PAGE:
Heavy metals are toxic, but sometimes their organometallic compounds are worse. In this respect, methylmercury (MeHg+) represents an excellent example: the detrimental health and environmental effects associated with mercury (Hg) pollution are in fact caused by MeHg+, and not by the metal itself. Methylmercury is produced in the aquatic environment by archea and anoxic bacteria, which use inorganic mercury as a starting substrate. Once produced, MeHg+ enters the food-web and accumulates in organisms such as fish and seafood, which represents the main methylmercury exposure pathway for the human beings.
Due to its high neurotoxicity, many efforts have been devoted to improve our knowledge on the environmental fate of methylmercury. In this context, identify and characterize MeHg+ degradation mechanisms represent an important step, as the degradation processes will directly affect methylmercury concentrations in the environment, thus the dose at which we are exposed.
So far, four different MeHg+ degradation pathways have been identified. The so-called oxidative demethylation involves the degradation of MeHg+ to inorganic mercury and carbon dioxide by anaerobic bacteria. Differently from the other three processes, which are relatively well understood, many doubts still remain on the details of this pathway despite almost 30 years of scientific investigations. So many, in fact, to bring some researchers back to the literature with a big question to be answered: is oxidative demethylation a real process, or it is just an experimental artifact?
Based on the available literature on methylmercury chemistry and biogeochemistry, Kanzler et al. hypothesized that a simple abiotic process could be responsible for the MeHg+ degradation that have been observed in the presence of sulfate-reducing bacteria, the microorganisms that are believed to perform oxidative demethylation. The proposed reaction involves the formation of a binuclear complex, bis(methylmercury) sulphide ((MeHg)2S), which can degrade to insoluble cinnabar (HgS) and dimethylmercury (Me2Hg), a volatile compound.
2MeHg+ + HS– ⇌ (MeHg)2 S + H+→ Me2Hg + HgS
Several factors influence the thermodynamics and the kinetics of this reaction, including the solution pH and the concentrations of the two precursors, methylmercury and hydrogen sulfide. Using a combination of experimental and computational approaches, Kanzler et al. developed a model that allows the prediction of both MeHg+ speciation (i.e., the position of the first equilibrium) and dimethylmercury formation rates as a function of the chemical composition of the medium.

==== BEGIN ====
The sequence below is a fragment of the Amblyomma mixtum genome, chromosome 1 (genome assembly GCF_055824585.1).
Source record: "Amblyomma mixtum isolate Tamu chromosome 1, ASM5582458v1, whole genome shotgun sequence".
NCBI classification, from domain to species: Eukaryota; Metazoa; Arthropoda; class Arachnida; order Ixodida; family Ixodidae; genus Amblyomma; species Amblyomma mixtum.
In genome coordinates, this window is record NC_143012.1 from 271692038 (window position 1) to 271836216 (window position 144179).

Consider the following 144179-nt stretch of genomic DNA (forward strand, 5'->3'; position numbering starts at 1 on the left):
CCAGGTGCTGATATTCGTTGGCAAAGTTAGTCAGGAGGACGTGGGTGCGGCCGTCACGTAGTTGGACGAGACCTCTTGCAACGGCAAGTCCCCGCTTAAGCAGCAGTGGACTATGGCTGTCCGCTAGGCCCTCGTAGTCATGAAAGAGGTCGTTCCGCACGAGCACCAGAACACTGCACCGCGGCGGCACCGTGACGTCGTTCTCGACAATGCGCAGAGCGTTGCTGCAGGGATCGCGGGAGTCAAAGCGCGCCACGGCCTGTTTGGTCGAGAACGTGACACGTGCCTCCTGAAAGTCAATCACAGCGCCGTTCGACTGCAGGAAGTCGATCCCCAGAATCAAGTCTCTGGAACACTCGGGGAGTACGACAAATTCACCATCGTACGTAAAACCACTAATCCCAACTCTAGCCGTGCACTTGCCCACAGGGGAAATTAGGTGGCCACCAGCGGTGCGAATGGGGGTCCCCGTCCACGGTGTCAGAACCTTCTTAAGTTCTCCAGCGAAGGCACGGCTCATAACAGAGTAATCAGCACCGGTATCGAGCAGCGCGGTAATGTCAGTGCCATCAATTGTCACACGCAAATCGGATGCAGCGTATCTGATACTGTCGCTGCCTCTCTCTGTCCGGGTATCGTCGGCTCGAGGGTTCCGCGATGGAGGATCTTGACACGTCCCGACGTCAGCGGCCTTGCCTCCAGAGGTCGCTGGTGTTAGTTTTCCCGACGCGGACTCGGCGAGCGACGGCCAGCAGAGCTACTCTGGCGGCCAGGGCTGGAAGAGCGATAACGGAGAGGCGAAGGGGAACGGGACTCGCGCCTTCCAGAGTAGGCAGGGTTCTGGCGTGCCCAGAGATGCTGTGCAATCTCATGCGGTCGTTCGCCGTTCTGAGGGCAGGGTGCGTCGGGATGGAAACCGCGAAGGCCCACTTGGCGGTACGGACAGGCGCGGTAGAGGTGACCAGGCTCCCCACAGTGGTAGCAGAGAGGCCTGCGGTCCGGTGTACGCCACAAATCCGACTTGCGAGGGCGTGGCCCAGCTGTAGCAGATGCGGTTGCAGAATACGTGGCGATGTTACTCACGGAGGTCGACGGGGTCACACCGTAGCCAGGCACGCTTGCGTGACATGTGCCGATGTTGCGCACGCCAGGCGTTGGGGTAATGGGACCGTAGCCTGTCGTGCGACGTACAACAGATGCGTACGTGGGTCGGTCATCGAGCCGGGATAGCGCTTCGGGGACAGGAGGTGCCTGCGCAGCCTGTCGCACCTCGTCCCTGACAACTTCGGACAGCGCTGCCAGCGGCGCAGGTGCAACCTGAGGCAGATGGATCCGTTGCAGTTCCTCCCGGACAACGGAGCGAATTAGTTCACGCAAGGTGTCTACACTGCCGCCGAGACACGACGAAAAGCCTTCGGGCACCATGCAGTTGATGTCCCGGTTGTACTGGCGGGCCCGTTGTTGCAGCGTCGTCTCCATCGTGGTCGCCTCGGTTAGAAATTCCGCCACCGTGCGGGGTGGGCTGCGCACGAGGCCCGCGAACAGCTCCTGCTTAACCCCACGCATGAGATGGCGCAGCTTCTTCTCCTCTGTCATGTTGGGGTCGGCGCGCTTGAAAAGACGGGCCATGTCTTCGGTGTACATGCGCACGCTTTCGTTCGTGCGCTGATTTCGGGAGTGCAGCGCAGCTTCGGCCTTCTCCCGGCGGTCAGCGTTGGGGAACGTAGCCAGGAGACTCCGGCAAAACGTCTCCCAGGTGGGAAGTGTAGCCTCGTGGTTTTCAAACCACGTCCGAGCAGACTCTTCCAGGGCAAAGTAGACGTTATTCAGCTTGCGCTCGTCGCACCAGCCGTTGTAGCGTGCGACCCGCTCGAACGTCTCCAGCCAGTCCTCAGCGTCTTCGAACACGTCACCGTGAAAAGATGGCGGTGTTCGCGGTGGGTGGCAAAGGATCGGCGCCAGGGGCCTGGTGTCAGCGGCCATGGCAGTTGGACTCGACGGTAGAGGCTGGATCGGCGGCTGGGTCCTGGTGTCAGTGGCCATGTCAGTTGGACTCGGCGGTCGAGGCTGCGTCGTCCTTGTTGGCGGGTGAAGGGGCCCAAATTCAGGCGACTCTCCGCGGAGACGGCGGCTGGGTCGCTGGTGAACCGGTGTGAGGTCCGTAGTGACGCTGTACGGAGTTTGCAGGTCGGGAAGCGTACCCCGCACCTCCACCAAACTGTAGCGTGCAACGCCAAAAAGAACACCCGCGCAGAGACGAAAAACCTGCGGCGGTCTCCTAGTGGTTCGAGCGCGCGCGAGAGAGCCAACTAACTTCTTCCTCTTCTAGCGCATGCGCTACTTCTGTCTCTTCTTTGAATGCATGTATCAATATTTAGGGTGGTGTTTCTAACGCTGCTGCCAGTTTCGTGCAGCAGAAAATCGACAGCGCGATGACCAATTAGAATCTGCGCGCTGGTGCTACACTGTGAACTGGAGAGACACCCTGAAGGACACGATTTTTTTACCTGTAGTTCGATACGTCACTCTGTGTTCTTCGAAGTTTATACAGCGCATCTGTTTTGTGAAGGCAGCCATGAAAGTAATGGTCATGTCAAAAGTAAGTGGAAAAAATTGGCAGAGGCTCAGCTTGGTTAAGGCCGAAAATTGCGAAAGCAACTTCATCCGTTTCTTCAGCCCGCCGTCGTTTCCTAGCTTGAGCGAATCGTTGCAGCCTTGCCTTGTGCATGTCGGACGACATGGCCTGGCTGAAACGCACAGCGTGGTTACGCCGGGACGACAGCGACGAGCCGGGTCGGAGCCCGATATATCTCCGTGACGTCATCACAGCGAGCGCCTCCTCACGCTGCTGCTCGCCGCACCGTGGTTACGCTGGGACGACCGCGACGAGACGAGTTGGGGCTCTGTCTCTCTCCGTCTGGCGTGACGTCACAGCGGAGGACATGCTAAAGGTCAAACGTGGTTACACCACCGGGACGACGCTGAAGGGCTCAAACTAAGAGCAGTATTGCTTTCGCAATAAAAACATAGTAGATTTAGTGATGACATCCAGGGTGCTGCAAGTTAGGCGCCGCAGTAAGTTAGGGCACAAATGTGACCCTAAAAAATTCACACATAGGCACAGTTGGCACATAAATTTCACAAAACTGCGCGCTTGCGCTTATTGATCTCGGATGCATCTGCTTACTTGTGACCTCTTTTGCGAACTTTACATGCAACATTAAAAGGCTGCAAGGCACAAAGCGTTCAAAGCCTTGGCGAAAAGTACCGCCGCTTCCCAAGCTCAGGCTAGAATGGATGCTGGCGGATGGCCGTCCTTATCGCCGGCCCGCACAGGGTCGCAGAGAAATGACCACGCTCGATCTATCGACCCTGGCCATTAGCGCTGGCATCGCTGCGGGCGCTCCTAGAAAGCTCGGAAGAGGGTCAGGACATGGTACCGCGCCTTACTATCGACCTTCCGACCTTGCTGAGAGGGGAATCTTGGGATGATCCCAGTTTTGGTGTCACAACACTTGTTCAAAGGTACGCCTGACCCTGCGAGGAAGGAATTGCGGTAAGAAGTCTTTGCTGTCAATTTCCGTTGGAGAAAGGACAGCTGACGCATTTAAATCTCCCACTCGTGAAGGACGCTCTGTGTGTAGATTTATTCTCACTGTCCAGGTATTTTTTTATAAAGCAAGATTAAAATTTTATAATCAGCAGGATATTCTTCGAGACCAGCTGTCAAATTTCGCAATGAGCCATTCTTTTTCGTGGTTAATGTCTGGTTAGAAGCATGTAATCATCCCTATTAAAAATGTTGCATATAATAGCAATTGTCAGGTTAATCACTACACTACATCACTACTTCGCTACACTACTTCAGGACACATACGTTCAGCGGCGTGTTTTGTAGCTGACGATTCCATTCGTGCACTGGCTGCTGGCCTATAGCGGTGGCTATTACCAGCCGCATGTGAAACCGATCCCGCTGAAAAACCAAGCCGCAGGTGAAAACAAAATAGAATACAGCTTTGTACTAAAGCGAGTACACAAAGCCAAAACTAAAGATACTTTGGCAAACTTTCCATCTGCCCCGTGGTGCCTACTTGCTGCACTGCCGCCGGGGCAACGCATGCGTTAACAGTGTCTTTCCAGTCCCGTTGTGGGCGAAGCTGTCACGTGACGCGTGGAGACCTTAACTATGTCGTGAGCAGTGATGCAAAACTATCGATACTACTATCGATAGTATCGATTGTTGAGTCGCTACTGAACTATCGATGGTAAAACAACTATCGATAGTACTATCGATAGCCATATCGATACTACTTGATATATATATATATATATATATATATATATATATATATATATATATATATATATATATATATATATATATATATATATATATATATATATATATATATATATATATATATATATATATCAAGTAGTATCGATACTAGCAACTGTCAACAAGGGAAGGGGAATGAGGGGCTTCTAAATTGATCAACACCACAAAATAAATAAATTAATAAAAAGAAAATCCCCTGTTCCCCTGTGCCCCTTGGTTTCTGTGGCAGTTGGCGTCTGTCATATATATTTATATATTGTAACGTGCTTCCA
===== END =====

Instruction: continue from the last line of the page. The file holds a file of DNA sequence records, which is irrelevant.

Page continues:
Based on this model, the authors showed that the binuclear complex bis(methylmercury) sulphide is the dominant methylmercury species in the pure culture studies that previously investigated the oxidative demethylation pathway. In other words, the methylmercury loss was most likely associated to the abiotic formation of (MeHg)2S, rather than to an enzymatic degradation process. Notably, these former microbiological studies lack abiotic control experiments that might undoubtedly prove or disprove Kanzler’s conclusions.
The model was also employed to investigate whether (MeHg)2S decomposition might be a relevant dimethylmercury (Me2Hg) formation pathway in the natural environment. Dimethylmercury represents almost half of the total mercury species in the open ocean, but so far very few explanations have been proposed regarding its formation mechanism. Despite being an appealing hypothesis, very slow Me2Hg formation rates were anticipated in environmentally-relevant conditions, implying that (MeHg)2S decomposition can be a relevant dimethylmercury formation process only in environments with long MeHg+ residence times, i.e. in the subsurface ocean.
In this study, Kanzler et al. cast new lights on aspects of the biogeochemical cycle of MeHg+ that are still poorly understood. New work is now needed to confirm the model’s prediction and to update our knowledge on the environmental fate of this neurotoxic compound.
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Emerging investigator series: methylmercury speciation and dimethylmercury production in sulfidic solutions
Charlotte R. Kanzler, Peng Lian, Emma Leverich Trainer, Xiaoxuan Yang, Niranjan Govind, Jerry M. Parks and Andrew M. Graham
Environ. Sci. Process. Impacts, 2018, 20, 584–594
About the Webwriter:
Rachele Ossola is a PhD student in the Environmental Chemistry group at ETH Zurich. Her research focuses on photochemistry of dissolved organic matter in the natural environment.
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